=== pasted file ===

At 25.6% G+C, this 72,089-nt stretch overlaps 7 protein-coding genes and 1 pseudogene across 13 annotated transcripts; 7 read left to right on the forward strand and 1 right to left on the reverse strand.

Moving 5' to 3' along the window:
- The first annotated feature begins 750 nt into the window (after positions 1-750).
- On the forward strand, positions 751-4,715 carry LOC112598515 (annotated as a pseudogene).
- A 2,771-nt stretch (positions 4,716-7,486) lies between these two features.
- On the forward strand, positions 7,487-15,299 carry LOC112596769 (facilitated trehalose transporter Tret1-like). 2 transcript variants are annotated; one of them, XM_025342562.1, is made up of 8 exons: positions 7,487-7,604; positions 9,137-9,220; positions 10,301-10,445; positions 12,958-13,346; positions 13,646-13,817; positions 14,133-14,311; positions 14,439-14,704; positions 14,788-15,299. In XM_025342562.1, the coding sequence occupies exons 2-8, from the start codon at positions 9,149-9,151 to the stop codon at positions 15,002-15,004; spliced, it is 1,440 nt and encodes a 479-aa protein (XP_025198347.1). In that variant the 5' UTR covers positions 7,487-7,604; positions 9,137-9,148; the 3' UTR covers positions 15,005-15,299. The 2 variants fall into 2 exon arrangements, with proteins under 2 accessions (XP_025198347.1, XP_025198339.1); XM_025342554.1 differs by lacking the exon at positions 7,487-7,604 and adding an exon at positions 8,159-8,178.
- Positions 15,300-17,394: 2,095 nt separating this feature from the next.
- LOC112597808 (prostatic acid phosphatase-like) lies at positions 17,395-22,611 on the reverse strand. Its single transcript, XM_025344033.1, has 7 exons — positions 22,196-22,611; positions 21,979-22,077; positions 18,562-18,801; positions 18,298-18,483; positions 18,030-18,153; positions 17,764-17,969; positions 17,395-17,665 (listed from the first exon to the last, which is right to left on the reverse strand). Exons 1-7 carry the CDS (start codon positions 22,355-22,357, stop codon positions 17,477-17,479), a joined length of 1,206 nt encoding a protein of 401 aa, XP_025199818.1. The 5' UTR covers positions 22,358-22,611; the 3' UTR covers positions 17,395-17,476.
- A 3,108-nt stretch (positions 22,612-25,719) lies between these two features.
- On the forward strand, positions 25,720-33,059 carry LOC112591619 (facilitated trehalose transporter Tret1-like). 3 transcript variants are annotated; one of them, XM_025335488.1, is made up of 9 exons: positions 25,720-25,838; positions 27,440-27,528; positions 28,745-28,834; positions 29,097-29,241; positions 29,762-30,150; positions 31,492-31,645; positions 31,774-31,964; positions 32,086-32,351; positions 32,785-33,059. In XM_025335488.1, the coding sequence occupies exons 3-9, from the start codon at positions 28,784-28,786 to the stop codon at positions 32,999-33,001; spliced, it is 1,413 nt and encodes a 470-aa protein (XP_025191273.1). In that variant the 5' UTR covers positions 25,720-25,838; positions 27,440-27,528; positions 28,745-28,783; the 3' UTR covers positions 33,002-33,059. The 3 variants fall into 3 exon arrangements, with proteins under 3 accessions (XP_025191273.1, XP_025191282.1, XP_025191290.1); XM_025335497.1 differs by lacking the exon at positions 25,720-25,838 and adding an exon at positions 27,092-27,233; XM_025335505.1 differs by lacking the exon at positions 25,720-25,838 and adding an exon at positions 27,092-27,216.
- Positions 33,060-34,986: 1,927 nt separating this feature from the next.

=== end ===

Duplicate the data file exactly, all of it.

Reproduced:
At 25.6% G+C, this 72,089-nt stretch overlaps 7 protein-coding genes and 1 pseudogene across 13 annotated transcripts; 7 read left to right on the forward strand and 1 right to left on the reverse strand.

Moving 5' to 3' along the window:
- The first annotated feature begins 750 nt into the window (after positions 1-750).
- On the forward strand, positions 751-4,715 carry LOC112598515 (annotated as a pseudogene).
- A 2,771-nt stretch (positions 4,716-7,486) lies between these two features.
- On the forward strand, positions 7,487-15,299 carry LOC112596769 (facilitated trehalose transporter Tret1-like). 2 transcript variants are annotated; one of them, XM_025342562.1, is made up of 8 exons: positions 7,487-7,604; positions 9,137-9,220; positions 10,301-10,445; positions 12,958-13,346; positions 13,646-13,817; positions 14,133-14,311; positions 14,439-14,704; positions 14,788-15,299. In XM_025342562.1, the coding sequence occupies exons 2-8, from the start codon at positions 9,149-9,151 to the stop codon at positions 15,002-15,004; spliced, it is 1,440 nt and encodes a 479-aa protein (XP_025198347.1). In that variant the 5' UTR covers positions 7,487-7,604; positions 9,137-9,148; the 3' UTR covers positions 15,005-15,299. The 2 variants fall into 2 exon arrangements, with proteins under 2 accessions (XP_025198347.1, XP_025198339.1); XM_025342554.1 differs by lacking the exon at positions 7,487-7,604 and adding an exon at positions 8,159-8,178.
- Positions 15,300-17,394: 2,095 nt separating this feature from the next.
- LOC112597808 (prostatic acid phosphatase-like) lies at positions 17,395-22,611 on the reverse strand. Its single transcript, XM_025344033.1, has 7 exons — positions 22,196-22,611; positions 21,979-22,077; positions 18,562-18,801; positions 18,298-18,483; positions 18,030-18,153; positions 17,764-17,969; positions 17,395-17,665 (listed from the first exon to the last, which is right to left on the reverse strand). Exons 1-7 carry the CDS (start codon positions 22,355-22,357, stop codon positions 17,477-17,479), a joined length of 1,206 nt encoding a protein of 401 aa, XP_025199818.1. The 5' UTR covers positions 22,358-22,611; the 3' UTR covers positions 17,395-17,476.
- A 3,108-nt stretch (positions 22,612-25,719) lies between these two features.
- On the forward strand, positions 25,720-33,059 carry LOC112591619 (facilitated trehalose transporter Tret1-like). 3 transcript variants are annotated; one of them, XM_025335488.1, is made up of 9 exons: positions 25,720-25,838; positions 27,440-27,528; positions 28,745-28,834; positions 29,097-29,241; positions 29,762-30,150; positions 31,492-31,645; positions 31,774-31,964; positions 32,086-32,351; positions 32,785-33,059. In XM_025335488.1, the coding sequence occupies exons 3-9, from the start codon at positions 28,784-28,786 to the stop codon at positions 32,999-33,001; spliced, it is 1,413 nt and encodes a 470-aa protein (XP_025191273.1). In that variant the 5' UTR covers positions 25,720-25,838; positions 27,440-27,528; positions 28,745-28,783; the 3' UTR covers positions 33,002-33,059. The 3 variants fall into 3 exon arrangements, with proteins under 3 accessions (XP_025191273.1, XP_025191282.1, XP_025191290.1); XM_025335497.1 differs by lacking the exon at positions 25,720-25,838 and adding an exon at positions 27,092-27,233; XM_025335505.1 differs by lacking the exon at positions 25,720-25,838 and adding an exon at positions 27,092-27,216.
- Positions 33,060-34,986: 1,927 nt separating this feature from the next.